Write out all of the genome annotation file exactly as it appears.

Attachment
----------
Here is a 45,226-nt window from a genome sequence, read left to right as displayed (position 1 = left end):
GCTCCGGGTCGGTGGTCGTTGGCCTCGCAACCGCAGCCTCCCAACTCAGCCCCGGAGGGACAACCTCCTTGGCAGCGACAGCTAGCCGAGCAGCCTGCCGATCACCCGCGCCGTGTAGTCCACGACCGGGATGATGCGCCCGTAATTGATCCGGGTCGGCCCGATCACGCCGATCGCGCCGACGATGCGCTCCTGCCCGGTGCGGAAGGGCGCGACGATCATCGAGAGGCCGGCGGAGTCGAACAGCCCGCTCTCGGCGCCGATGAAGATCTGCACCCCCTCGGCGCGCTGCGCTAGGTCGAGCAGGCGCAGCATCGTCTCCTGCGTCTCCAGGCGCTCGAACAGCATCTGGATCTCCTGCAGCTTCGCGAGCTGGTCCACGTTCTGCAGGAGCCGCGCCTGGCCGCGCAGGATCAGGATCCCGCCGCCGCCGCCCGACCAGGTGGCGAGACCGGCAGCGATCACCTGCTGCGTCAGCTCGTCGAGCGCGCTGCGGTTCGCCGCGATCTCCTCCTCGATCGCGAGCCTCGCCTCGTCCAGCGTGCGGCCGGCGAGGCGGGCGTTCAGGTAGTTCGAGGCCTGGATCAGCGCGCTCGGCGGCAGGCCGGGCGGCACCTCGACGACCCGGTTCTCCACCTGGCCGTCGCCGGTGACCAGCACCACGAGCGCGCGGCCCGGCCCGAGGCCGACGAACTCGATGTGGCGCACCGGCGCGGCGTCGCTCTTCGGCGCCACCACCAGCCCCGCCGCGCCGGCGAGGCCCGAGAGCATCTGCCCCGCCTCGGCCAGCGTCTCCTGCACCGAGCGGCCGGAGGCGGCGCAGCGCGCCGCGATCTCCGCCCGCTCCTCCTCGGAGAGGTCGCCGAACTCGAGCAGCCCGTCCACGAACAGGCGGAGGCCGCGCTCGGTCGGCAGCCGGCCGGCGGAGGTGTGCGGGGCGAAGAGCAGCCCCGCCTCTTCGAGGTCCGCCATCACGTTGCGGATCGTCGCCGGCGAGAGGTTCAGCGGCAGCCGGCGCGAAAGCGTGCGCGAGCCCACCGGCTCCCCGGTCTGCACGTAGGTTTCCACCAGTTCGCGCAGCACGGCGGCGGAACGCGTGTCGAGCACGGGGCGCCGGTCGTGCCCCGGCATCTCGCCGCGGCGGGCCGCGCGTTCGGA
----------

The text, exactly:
Here is a 45,226-nt window from a genome sequence, read left to right as displayed (position 1 = left end):
GCTCCGGGTCGGTGGTCGTTGGCCTCGCAACCGCAGCCTCCCAACTCAGCCCCGGAGGGACAACCTCCTTGGCAGCGACAGCTAGCCGAGCAGCCTGCCGATCACCCGCGCCGTGTAGTCCACGACCGGGATGATGCGCCCGTAATTGATCCGGGTCGGCCCGATCACGCCGATCGCGCCGACGATGCGCTCCTGCCCGGTGCGGAAGGGCGCGACGATCATCGAGAGGCCGGCGGAGTCGAACAGCCCGCTCTCGGCGCCGATGAAGATCTGCACCCCCTCGGCGCGCTGCGCTAGGTCGAGCAGGCGCAGCATCGTCTCCTGCGTCTCCAGGCGCTCGAACAGCATCTGGATCTCCTGCAGCTTCGCGAGCTGGTCCACGTTCTGCAGGAGCCGCGCCTGGCCGCGCAGGATCAGGATCCCGCCGCCGCCGCCCGACCAGGTGGCGAGACCGGCAGCGATCACCTGCTGCGTCAGCTCGTCGAGCGCGCTGCGGTTCGCCGCGATCTCCTCCTCGATCGCGAGCCTCGCCTCGTCCAGCGTGCGGCCGGCGAGGCGGGCGTTCAGGTAGTTCGAGGCCTGGATCAGCGCGCTCGGCGGCAGGCCGGGCGGCACCTCGACGACCCGGTTCTCCACCTGGCCGTCGCCGGTGACCAGCACCACGAGCGCGCGGCCCGGCCCGAGGCCGACGAACTCGATGTGGCGCACCGGCGCGGCGTCGCTCTTCGGCGCCACCACCAGCCCCGCCGCGCCGGCGAGGCCCGAGAGCATCTGCCCCGCCTCGGCCAGCGTCTCCTGCACCGAGCGGCCGGAGGCGGCGCAGCGCGCCGCGATCTCCGCCCGCTCCTCCTCGGAGAGGTCGCCGAACTCGAGCAGCCCGTCCACGAACAGGCGGAGGCCGCGCTCGGTCGGCAGCCGGCCGGCGGAGGTGTGCGGGGCGAAGAGCAGCCCCGCCTCTTCGAGGTCCGCCATCACGTTGCGGATCGTCGCCGGCGAGAGGTTCAGCGGCAGCCGGCGCGAAAGCGTGCGCGAGCCCACCGGCTCCCCGGTCTGCACGTAGGTTTCCACCAGTTCGCGCAGCACGGCGGCGGAACGCGTGTCGAGCACGGGGCGCCGGTCGTGCCCCGGCATCTCGCCGCGGCGGGCCGCGCGTTCGGA